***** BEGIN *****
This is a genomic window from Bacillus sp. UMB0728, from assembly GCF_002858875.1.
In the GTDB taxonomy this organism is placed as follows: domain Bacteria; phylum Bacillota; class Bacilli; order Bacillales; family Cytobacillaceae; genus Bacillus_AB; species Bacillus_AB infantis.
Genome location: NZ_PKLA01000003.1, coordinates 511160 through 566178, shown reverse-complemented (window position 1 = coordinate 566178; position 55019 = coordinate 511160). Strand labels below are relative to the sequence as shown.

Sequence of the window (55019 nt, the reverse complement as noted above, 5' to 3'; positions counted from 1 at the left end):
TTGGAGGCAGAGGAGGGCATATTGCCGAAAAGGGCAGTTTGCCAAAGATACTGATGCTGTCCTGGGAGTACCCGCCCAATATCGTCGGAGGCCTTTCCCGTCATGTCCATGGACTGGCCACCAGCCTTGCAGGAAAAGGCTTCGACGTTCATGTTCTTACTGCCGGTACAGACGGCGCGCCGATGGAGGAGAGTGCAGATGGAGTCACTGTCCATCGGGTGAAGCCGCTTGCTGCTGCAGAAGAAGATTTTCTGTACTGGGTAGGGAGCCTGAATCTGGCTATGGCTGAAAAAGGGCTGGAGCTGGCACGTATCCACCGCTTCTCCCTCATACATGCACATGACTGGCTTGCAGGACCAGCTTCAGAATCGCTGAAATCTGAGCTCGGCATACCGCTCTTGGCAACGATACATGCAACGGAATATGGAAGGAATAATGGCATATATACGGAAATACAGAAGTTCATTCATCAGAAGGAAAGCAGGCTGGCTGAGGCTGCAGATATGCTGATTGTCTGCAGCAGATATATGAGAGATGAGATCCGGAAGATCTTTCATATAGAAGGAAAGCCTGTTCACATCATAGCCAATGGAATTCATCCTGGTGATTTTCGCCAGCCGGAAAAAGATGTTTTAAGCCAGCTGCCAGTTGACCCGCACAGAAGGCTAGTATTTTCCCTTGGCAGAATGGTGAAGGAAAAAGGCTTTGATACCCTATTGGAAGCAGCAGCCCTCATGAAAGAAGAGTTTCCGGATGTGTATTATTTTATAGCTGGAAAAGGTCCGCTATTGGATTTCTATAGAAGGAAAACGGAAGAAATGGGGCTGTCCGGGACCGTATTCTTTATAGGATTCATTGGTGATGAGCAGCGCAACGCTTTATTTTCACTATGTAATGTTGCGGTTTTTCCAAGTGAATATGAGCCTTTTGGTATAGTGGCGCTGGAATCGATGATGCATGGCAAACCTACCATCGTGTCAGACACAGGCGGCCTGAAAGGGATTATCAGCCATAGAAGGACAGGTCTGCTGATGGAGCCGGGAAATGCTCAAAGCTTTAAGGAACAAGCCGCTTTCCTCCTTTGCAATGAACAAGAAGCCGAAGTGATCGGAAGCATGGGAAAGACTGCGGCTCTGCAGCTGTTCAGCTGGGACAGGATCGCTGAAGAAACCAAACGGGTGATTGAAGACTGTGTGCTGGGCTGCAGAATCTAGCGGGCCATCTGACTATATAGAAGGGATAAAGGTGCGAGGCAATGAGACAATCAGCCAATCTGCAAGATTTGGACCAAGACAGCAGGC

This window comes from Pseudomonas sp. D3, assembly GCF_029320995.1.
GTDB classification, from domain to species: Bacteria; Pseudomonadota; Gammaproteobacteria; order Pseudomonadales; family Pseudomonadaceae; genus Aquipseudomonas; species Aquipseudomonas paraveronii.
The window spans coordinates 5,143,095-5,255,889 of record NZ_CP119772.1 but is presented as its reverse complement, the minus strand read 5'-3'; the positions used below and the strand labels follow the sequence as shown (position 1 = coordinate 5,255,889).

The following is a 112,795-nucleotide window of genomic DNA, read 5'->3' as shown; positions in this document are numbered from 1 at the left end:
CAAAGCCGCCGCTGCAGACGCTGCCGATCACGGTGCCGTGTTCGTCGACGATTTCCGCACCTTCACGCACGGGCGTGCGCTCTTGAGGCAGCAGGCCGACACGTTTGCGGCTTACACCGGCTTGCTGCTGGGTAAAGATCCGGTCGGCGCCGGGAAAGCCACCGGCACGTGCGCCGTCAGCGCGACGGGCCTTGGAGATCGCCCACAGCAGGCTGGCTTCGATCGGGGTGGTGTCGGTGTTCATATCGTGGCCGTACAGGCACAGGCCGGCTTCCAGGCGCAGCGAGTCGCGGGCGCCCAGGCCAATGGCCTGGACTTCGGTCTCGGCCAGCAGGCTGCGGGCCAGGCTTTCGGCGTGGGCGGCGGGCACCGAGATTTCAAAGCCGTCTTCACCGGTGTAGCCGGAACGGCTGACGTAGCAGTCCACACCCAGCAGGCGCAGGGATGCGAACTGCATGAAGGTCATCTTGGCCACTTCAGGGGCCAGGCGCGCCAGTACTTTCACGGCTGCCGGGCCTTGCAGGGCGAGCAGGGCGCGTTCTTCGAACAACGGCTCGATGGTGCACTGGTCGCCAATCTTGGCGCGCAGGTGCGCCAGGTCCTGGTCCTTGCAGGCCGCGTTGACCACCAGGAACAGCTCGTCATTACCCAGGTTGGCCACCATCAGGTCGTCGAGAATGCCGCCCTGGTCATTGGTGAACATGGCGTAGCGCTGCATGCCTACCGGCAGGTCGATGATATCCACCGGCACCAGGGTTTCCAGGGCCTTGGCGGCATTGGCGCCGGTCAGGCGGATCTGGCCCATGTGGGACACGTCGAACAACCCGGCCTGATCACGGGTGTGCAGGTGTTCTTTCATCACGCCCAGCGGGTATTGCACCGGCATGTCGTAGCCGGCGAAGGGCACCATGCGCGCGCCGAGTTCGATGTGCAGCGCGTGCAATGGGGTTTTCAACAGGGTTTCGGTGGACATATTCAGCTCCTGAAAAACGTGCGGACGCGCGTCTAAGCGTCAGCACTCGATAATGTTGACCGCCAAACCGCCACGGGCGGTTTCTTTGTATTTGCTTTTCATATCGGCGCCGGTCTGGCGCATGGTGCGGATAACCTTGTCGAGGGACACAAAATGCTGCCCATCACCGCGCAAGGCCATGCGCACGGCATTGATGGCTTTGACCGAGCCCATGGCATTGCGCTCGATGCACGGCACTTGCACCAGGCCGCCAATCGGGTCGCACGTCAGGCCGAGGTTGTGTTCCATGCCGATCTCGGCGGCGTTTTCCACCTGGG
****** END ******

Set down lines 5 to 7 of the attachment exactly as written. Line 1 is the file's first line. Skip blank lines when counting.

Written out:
TTGGAGGCAGAGGAGGGCATATTGCCGAAAAGGGCAGTTTGCCAAAGATACTGATGCTGTCCTGGGAGTACCCGCCCAATATCGTCGGAGGCCTTTCCCGTCATGTCCATGGACTGGCCACCAGCCTTGCAGGAAAAGGCTTCGACGTTCATGTTCTTACTGCCGGTACAGACGGCGCGCCGATGGAGGAGAGTGCAGATGGAGTCACTGTCCATCGGGTGAAGCCGCTTGCTGCTGCAGAAGAAGATTTTCTGTACTGGGTAGGGAGCCTGAATCTGGCTATGGCTGAAAAAGGGCTGGAGCTGGCACGTATCCACCGCTTCTCCCTCATACATGCACATGACTGGCTTGCAGGACCAGCTTCAGAATCGCTGAAATCTGAGCTCGGCATACCGCTCTTGGCAACGATACATGCAACGGAATATGGAAGGAATAATGGCATATATACGGAAATACAGAAGTTCATTCATCAGAAGGAAAGCAGGCTGGCTGAGGCTGCAGATATGCTGATTGTCTGCAGCAGATATATGAGAGATGAGATCCGGAAGATCTTTCATATAGAAGGAAAGCCTGTTCACATCATAGCCAATGGAATTCATCCTGGTGATTTTCGCCAGCCGGAAAAAGATGTTTTAAGCCAGCTGCCAGTTGACCCGCACAGAAGGCTAGTATTTTCCCTTGGCAGAATGGTGAAGGAAAAAGGCTTTGATACCCTATTGGAAGCAGCAGCCCTCATGAAAGAAGAGTTTCCGGATGTGTATTATTTTATAGCTGGAAAAGGTCCGCTATTGGATTTCTATAGAAGGAAAACGGAAGAAATGGGGCTGTCCGGGACCGTATTCTTTATAGGATTCATTGGTGATGAGCAGCGCAACGCTTTATTTTCACTATGTAATGTTGCGGTTTTTCCAAGTGAATATGAGCCTTTTGGTATAGTGGCGCTGGAATCGATGATGCATGGCAAACCTACCATCGTGTCAGACACAGGCGGCCTGAAAGGGATTATCAGCCATAGAAGGACAGGTCTGCTGATGGAGCCGGGAAATGCTCAAAGCTTTAAGGAACAAGCCGCTTTCCTCCTTTGCAATGAACAAGAAGCCGAAGTGATCGGAAGCATGGGAAAGACTGCGGCTCTGCAGCTGTTCAGCTGGGACAGGATCGCTGAAGAAACCAAACGGGTGATTGAAGACTGTGTGCTGGGCTGCAGAATCTAGCGGGCCATCTGACTATATAGAAGGGATAAAGGTGCGAGGCAATGAGACAATCAGCCAATCTGCAAGATTTGGACCAAGACAGCAGGC

This window comes from Pseudomonas sp. D3, assembly GCF_029320995.1.
GTDB classification, from domain to species: Bacteria; Pseudomonadota; Gammaproteobacteria; order Pseudomonadales; family Pseudomonadaceae; genus Aquipseudomonas; species Aquipseudomonas paraveronii.